USS Arleigh Burke (DDG 51) returns home from deployment.

Lockheed Martin has filed a formal protest with the US Government’s Accountability Office (GAO), against the US Navy’s decision to award a next-generation air and missile defense radar (AMDR) contract to Raytheon.

Lockheed spokesman Keith Little said the protest follows careful consideration and belief that the merits of its bid had not been properly considered during the navy’s evaluation process.

The protest comes after the New Jersey lawmakers argued that the contract award to Raytheon would be more expensive than the Lockheed proposal.

"We submitted a technically compliant solution at a very affordable price," Little said.

Recently, the US Navy has awarded a $385m cost-plus-incentive-fee contract to design air and missile defense S-band radar (AMDR-S) and radar suite controller (RSC) for integration on Flight III Arleigh Burke (DDG 51) class destroyers beginning in 2016.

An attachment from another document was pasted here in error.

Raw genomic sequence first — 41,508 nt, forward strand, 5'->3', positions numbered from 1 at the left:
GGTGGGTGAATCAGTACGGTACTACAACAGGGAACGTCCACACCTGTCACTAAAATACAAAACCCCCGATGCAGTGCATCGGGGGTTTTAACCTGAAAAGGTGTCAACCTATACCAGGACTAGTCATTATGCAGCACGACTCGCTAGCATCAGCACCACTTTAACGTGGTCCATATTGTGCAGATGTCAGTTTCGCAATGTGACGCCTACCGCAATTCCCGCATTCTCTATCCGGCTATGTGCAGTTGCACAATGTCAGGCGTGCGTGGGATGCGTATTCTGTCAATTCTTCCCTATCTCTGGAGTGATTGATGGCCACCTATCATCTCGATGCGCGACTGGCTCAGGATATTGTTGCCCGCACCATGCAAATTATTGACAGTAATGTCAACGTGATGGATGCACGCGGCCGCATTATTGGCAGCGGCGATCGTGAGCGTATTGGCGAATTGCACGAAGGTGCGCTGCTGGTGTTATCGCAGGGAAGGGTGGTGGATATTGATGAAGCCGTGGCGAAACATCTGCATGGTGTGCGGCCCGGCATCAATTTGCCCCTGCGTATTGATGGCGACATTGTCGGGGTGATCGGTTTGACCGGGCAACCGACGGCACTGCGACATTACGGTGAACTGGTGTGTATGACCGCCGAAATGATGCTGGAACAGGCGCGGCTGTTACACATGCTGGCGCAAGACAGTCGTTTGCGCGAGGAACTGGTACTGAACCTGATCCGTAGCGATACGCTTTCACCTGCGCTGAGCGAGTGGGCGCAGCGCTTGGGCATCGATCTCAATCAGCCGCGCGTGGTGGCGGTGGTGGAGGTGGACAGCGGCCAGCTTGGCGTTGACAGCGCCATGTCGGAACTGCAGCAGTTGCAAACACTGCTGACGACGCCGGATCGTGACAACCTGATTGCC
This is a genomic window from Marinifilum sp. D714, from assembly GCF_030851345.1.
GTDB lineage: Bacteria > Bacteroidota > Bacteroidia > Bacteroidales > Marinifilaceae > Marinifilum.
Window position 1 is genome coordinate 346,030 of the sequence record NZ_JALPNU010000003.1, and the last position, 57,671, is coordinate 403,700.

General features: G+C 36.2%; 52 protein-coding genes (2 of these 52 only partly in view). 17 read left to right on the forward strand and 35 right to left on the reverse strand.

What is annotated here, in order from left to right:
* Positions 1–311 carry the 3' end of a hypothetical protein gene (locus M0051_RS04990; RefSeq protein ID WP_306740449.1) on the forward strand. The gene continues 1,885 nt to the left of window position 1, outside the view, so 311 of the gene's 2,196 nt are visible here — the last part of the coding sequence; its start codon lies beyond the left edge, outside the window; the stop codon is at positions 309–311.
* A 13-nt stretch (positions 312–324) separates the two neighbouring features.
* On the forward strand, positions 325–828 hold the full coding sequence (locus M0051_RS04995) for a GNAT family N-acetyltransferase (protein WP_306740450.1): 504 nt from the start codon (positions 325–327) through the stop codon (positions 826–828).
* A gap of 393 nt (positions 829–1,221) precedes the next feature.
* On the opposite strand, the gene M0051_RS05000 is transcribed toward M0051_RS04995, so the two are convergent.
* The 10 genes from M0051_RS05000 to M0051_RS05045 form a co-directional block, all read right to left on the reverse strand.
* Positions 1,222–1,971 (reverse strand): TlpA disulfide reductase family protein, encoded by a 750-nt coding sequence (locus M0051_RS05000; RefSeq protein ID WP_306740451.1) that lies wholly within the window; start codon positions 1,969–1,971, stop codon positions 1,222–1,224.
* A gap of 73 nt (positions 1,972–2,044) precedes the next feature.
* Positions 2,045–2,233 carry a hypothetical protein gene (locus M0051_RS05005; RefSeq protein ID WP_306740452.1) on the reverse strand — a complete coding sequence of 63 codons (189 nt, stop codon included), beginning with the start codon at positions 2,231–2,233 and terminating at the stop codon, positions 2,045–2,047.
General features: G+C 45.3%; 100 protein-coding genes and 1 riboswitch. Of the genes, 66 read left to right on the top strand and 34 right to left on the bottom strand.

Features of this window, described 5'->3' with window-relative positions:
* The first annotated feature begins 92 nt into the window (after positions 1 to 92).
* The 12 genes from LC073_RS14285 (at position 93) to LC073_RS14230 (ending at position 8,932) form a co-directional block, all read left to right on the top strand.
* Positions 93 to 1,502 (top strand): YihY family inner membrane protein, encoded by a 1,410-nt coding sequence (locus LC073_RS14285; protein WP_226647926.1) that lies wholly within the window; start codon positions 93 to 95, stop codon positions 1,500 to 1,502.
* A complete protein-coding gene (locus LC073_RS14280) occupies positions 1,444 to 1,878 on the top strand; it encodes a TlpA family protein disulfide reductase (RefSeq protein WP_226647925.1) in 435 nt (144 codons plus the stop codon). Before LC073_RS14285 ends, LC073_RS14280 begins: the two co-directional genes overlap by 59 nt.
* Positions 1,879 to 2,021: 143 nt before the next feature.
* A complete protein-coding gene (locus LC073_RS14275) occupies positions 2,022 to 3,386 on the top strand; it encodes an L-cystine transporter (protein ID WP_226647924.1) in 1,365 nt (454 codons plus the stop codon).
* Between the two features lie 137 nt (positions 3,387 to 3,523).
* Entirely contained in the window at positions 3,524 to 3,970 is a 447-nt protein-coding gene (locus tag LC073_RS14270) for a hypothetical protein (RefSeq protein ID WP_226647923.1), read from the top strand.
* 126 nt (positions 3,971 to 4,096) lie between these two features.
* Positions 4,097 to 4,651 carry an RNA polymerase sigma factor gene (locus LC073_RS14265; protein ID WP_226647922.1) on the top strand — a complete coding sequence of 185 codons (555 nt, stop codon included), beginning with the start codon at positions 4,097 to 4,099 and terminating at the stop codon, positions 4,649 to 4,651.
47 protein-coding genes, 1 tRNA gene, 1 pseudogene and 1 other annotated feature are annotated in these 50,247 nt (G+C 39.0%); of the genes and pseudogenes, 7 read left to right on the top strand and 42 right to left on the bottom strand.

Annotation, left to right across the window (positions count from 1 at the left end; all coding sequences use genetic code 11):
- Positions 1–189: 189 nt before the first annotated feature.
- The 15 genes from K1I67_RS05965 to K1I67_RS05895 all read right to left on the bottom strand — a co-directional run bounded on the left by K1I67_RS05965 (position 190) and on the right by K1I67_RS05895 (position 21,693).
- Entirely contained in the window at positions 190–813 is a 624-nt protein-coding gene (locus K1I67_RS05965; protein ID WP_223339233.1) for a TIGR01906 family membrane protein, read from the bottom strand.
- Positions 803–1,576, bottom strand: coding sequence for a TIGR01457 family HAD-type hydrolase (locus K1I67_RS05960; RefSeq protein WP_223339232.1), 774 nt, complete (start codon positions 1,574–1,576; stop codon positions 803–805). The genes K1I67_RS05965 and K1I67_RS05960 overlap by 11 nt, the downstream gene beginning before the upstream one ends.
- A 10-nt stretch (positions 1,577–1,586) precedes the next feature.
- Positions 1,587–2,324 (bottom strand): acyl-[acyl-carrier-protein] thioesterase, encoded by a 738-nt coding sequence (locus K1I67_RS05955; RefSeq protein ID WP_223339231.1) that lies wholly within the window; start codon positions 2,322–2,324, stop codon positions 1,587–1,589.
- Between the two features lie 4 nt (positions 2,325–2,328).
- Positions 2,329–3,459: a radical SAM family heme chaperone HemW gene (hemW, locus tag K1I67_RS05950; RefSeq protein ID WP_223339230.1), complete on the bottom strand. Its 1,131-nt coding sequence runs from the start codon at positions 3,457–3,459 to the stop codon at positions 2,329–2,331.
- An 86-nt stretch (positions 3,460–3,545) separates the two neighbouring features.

"We submitted a technically compliant solution at a very affordable price."

Under the contract, Raytheon will build and test the new AMDR that will be integrated with the existing AN/SPQ-9B X-band radar.

The contract involves engineering and modelling development phase design, development, integration, test and delivery of AMDR-S and RSC.

The company will begin design work followed by preliminary design review and conclude with the AMDR-S and RSC engineering development models acceptance at the end of testing.

The contract includes options for developing low-rate initial production systems, which may be exercised following Milestone C scheduled for fiscal year 2017, and if exercised, would bring the total value of the contract to $1.6bn.

Meanwhile, the US Navy has issued a stop-work order to Raytheon on the AMDR contract until a ruling from the GAO, which is expected by late January.

Image: US Navy’s Arleigh Burke-class vessel, USS Arleigh Burke (DDG 51) sailing at sea. Photo: courtesy of Tommy Lamkin.

Defence Technology